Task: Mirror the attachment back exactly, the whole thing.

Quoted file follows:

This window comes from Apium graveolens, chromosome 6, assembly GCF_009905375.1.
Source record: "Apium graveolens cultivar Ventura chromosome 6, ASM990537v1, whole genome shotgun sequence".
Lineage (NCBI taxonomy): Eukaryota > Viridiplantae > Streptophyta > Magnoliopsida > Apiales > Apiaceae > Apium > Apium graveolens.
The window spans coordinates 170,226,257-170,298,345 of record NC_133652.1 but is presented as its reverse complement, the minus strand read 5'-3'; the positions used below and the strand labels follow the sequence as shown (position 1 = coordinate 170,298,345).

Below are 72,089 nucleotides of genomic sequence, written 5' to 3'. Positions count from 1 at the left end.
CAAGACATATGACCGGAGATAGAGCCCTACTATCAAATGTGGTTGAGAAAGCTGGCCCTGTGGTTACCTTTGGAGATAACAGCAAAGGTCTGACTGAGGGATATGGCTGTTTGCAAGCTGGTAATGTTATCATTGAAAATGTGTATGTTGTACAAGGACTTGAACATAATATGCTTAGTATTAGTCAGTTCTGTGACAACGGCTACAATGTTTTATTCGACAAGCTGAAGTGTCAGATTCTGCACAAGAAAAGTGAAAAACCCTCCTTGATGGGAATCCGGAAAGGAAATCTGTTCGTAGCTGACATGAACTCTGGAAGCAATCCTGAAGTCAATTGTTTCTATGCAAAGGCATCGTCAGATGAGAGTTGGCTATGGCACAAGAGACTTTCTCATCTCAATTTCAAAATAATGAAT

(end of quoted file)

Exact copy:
This window comes from Apium graveolens, chromosome 6, assembly GCF_009905375.1.
Source record: "Apium graveolens cultivar Ventura chromosome 6, ASM990537v1, whole genome shotgun sequence".
Lineage (NCBI taxonomy): Eukaryota > Viridiplantae > Streptophyta > Magnoliopsida > Apiales > Apiaceae > Apium > Apium graveolens.
The window spans coordinates 170,226,257-170,298,345 of record NC_133652.1 but is presented as its reverse complement, the minus strand read 5'-3'; the positions used below and the strand labels follow the sequence as shown (position 1 = coordinate 170,298,345).

Below are 72,089 nucleotides of genomic sequence, written 5' to 3'. Positions count from 1 at the left end.
CAAGACATATGACCGGAGATAGAGCCCTACTATCAAATGTGGTTGAGAAAGCTGGCCCTGTGGTTACCTTTGGAGATAACAGCAAAGGTCTGACTGAGGGATATGGCTGTTTGCAAGCTGGTAATGTTATCATTGAAAATGTGTATGTTGTACAAGGACTTGAACATAATATGCTTAGTATTAGTCAGTTCTGTGACAACGGCTACAATGTTTTATTCGACAAGCTGAAGTGTCAGATTCTGCACAAGAAAAGTGAAAAACCCTCCTTGATGGGAATCCGGAAAGGAAATCTGTTCGTAGCTGACATGAACTCTGGAAGCAATCCTGAAGTCAATTGTTTCTATGCAAAGGCATCGTCAGATGAGAGTTGGCTATGGCACAAGAGACTTTCTCATCTCAATTTCAAAATAATGAAT